connected with the Syriac,


of the Semitic family of
to Chris-

Arabic, and other


languages.
tianity

members

The Abyssinians were converted

by Frumentius

in the fourth century, but

no ver-

sion of the sacred writings seems to have been


into their language
till

made

a considerably later date

per-

haps in the sixth or seventh century.

The JEthiopic version

of the

New

Testament was

evidently formed from the Greek, but by one

who had
language.

no very accurate acquaintance with

that

Ancient Versions of the


Till a

New

Testament.

59

more exact edition has been issued than we yet

possess, little use can be

made
;

of the ^^thiopic in the

service of textual criticism

and even were such an

edition produced, the version itself


to possess anything

was formed too


of the

late

more than secondary importance.

The remaining ancient versions

New

Testa-

ment have
remark.
follows,

too little critical weight to call for detailed

We

simply note their

supposed dates
:

as

Georgian Version
:

(sixth century)
:

Arabic Ver-

sions (most ancient, eighth century)

Slavonic Version

(ninth century)

Anglo-Saxon versions (from the Latin,


:

eighth to eleventh century)

Persic Versions (from the

Syriac and Greek, fourteenth century).


like

Other versions,
merit as

the

English,

thougli

possessing great

translations,

and though derived immediately from the

Greek, are by far too modern to possess any authority


in the settlement of the original text.

CHAPTEE

V.

QUOTATIONS FROM THE BOOKS OF THE

NEW TESTAMENT BY

ANCIENT WEITERS.

VEEY
era
;

copious Cliristiaii literature has de-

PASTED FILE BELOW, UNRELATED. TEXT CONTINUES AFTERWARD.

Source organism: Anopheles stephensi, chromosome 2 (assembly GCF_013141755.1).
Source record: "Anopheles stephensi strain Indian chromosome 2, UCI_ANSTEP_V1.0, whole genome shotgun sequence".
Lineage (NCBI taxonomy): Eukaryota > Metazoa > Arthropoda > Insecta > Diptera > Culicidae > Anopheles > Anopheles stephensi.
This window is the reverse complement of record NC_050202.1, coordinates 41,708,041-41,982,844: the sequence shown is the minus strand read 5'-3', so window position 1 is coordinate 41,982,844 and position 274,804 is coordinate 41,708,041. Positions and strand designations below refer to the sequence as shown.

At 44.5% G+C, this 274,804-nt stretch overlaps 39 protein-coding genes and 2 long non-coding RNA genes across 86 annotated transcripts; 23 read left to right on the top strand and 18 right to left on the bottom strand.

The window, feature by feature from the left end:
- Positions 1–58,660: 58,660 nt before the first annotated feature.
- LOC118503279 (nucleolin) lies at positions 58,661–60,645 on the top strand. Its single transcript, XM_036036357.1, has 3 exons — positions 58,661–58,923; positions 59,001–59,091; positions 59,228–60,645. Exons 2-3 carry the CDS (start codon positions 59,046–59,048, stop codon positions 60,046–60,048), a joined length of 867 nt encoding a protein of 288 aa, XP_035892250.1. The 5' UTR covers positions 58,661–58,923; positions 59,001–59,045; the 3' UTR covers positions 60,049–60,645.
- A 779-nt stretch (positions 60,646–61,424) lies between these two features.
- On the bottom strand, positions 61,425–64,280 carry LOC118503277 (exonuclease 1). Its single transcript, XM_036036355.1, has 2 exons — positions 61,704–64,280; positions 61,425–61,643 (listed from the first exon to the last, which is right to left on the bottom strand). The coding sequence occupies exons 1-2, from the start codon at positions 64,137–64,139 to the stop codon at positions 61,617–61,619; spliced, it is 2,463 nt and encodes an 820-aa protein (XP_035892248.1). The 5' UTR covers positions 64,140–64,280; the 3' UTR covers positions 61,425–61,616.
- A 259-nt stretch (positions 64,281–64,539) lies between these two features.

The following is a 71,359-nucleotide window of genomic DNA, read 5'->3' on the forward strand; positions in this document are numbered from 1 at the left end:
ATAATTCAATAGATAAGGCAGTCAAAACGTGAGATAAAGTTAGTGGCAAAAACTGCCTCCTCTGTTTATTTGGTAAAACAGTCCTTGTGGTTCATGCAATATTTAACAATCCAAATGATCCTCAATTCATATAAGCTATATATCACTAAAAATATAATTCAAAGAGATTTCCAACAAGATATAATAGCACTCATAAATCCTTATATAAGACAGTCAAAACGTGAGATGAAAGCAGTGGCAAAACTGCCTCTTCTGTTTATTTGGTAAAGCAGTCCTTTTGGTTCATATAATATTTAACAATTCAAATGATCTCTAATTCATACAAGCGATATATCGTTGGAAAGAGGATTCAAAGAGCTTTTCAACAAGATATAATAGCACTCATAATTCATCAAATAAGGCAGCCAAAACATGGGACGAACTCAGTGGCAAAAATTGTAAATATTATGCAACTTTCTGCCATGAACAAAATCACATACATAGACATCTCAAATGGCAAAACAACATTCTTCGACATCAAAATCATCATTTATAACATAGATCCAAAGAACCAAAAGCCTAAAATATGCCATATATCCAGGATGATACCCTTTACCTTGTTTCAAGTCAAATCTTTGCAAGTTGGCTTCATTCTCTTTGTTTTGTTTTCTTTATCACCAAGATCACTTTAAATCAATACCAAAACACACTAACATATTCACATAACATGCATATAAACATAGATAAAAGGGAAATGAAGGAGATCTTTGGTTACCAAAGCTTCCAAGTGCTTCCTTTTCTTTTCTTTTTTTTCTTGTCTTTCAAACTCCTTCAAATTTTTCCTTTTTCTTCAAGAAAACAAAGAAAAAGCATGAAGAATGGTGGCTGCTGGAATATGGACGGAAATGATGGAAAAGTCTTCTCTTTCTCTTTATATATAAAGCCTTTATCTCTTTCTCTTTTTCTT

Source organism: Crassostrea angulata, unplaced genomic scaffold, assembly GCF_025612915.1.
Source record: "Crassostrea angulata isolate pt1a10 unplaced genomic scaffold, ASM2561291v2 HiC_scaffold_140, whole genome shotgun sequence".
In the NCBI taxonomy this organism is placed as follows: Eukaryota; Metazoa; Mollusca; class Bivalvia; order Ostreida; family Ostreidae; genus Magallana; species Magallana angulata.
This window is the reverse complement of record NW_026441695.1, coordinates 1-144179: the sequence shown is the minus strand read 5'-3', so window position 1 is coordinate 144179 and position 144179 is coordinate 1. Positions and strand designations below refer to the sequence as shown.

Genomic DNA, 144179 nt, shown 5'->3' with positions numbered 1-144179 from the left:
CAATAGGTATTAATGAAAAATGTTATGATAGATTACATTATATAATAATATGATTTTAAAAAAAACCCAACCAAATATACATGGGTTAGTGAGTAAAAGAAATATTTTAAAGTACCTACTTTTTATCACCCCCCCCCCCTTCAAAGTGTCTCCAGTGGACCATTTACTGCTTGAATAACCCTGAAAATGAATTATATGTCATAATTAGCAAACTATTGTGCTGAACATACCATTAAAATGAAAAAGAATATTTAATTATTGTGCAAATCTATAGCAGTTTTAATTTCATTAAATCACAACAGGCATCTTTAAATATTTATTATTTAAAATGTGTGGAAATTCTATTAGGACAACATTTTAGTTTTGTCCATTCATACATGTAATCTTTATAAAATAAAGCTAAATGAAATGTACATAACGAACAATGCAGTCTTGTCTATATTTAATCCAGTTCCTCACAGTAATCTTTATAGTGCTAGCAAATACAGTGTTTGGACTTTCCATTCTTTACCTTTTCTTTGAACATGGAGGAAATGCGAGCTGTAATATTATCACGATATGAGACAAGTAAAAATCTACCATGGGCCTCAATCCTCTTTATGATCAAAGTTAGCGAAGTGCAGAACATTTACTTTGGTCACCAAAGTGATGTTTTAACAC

scended to us from the early centuries of our

and nothing

is

more

characteristic of

that literature than the frequency and ful-

ness with which passages of the Sacred Scriptures are


cited.

It

has been said with truth that, had the ISTew


it

Testament as a volume perished, the substance of

could easily have been recovered from the quotations

which

lie

imbedded in the writings of authors who lived

before the date of the


in A.D. 325.

Mcene

or first General Council,

The evidence
the
first

as to the original

text

of Scripture

which may thus be

collected from the extant


is,

works of

Christian Fathers

so far as

it

goes,

more

ancient than can be derived from either manuscripts or


versions.

Our most venerable manuscripts

of the

New

Testament cannot, as we have seen, be dated farther

back than the fourth century, while the

earliest versions

are to be ascribed probably to the middle of the second.

Quotations from the Boohs of the Neio Testament.

61

But in

tliose writers

who

are

known

as the " Apostolic

Fathers,"

we

possess witnesses to the text of the

New
it)

Testament

(so far as

they can be shown to quote


if it

at

a period which borders upon, the apostolic age


itself.

does not even touch,

There

are,

however, several considerations which de-

tract seriously

from the value which might thus at

first

seem

to belong to patristic citations in the determina-

tion of the primitive text of the


chief of these

New
is

Testament.
follows.-^

The

may

be briefly stated as

The text

of such early writers

itself

not unfre-

quently doubtful.

Those manuscripts of their w^orks


to us are of a comparatively

which have come down

modern

date.

Few

of

them reach higher than the tenth


is

century;

and in some cases not more than a single

copy of a particular author

known

to exist.

We

are

thus at times very uncertain as to the genuine readings


of the original
;

and there

is

not unfrequently cause to

suspect that, in the course of ages, the text has suffered